The emergency management director for St. Paul held up a sheet of paper covered with a large black square. It was a redacted record he had requested to learn how railroad companies would respond to a potential oil train derailment in his city.

“The good news is that it’s double-sided,” Rick Larkin, the emergency official, joked during a legislative hearing at the State Capitol this week as he turned over the paper to reveal another black square.

Larkin and emergency responders around Minnesota are intensifying pressure on railroad companies to release the information that towns and counties say they need to prepare for a crash involving Bakken crude oil and other hazardous liquids that travel over the state’s nearly 4,500 miles of track.

Oil train safety has emerged as a major issue in Minnesota, particularly as so many trains make their way through or near heavily populated areas. An oil train derailment in West Virginia last year created a massive and deadly fireball that at times soared 20 stories into the air, renewing emergency response concerns around the country. Also last year, a train hauling 109 tanker cars derailed outside the town of Heimdal, N.D. Ten of the cars caught fire, scorching the surrounding land and sending flames shooting into the sky.

Minnesota emergency responders are asking legislators to force railroad companies to turn over disaster planning records, saying they need to coordinate a more detailed response plan in the event of a hazardous explosion.

Among other things, local authorities want rail companies to share the amount and type of safety and firefighting equipment they would bring to a scene, the number of emergency responders and their areas of expertise along various rail routes. Even more basically, they want estimates of how long it would take the railroads’ emergency crews to respond to a disaster.

Railroads filed emergency response plans last summer with the Minnesota Pollution Control Agency in response to a 2014 law, but local officials want to strengthen the disclosure requirements using legislation under consideration in the House and Senate.

“It’s always the people in fire trucks, police squads and ambulances of local jurisdictions who will actually have to face the emergencies,” said Eric Waage, Hennepin County’s emergency management director. “They conduct the evacuations, they rescue the trapped, they treat the injured and they bring order to the scene.”

The railroad industry has pushed back, saying it already has shared extensive information with regulators. Minnesota’s largest railroad, the BNSF Railway, said it has been informing officials about its one-stop website for first responders.

“A lot of material exists already,” said Amy McBeth, a spokeswoman for the BNSF. “We’re working on communication, which it sounds like we can do better on.”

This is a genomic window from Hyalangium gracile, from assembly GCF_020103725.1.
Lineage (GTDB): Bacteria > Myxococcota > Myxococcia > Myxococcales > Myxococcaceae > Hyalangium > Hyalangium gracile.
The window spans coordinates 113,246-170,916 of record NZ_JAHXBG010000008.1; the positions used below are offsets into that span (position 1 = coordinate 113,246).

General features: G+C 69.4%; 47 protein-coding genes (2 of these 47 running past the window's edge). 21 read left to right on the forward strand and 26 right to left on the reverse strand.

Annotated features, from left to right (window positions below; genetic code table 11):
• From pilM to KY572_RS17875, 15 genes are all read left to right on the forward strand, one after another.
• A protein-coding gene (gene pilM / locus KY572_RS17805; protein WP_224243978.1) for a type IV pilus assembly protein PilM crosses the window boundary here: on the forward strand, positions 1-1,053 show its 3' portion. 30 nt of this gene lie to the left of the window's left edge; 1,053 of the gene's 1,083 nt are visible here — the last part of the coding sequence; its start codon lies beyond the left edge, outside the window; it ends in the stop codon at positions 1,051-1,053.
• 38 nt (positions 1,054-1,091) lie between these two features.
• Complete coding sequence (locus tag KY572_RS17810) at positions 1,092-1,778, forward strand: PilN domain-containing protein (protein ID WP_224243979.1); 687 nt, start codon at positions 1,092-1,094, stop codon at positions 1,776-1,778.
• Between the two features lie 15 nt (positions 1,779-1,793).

She said the company has plans to meet with emergency responders in May to continue discussions. The BNSF already has trained thousands of Minnesota’s responders on dealing with hazardous accidents over the last two years.

While local authorities are seeking railroad response plans tailored to their particular counties and cities, McBeth noted that the company’s response would be similar from one point to another. She added that the BNSF does make different plans depending on the type of place where an accident might happen, such as in a river.

The BNSF also has raised concerns about the security of making more details of its response plans publicly available, potentially making the rail lines more vulnerable to those looking to cause harm.

Waage said he has received information “so generic that it has absolutely no local information at all. An emergency manager in Phoenix, Arizona, would get the same value out of it that I can, because it has nothing to do with the local area.”

Other times, railroad companies have asked Waage and his counterparts to sign nondisclosure agreements that legally restrict them from discussing the information with anyone else, which they say makes it impossible to share with a larger response team.

Coon Rapids Fire Chief John Piper told a House panel this week that one of his fire captains explained that “since he doesn’t know what resources the railroads will bring, he will not be relying on them for anything. That’s not a good situation. … Frankly, I’m not comfortable with that position.”

Fire departments also said that many firefighters would not have access to the rail industry’s AskRail app, which gives real-time data during a train derailment. In Fridley, for instance, Fire Chief John Berg said that only six out of 40 fire responders can access AskRail through city cellphones. Many firefighters do not take phones to emergency scenes.

Rep. Frank Hornstein, who is sponsoring the disclosure measure in the House, said it continues the efforts the Legislature has made over the last three years to address rail safety issues as western North Dakota sends trains loaded with crude oil through Minnesota on its way to refineries.

The Minneapolis DFLer also pushed in the proposed law to allow the state to add up to five new rail inspectors, but reduced the number to two after opposition from the rail industry.

Larkin, the St. Paul official, said that the BNSF did ultimately give him the unredacted version of the document he showed legislators. It has some of the information he wants, “but it still doesn’t meet our full needs,” Larkin said. “I’m giving them the benefit of the doubt, but we still need the legislation to essentially memorialize that this is the expectation.”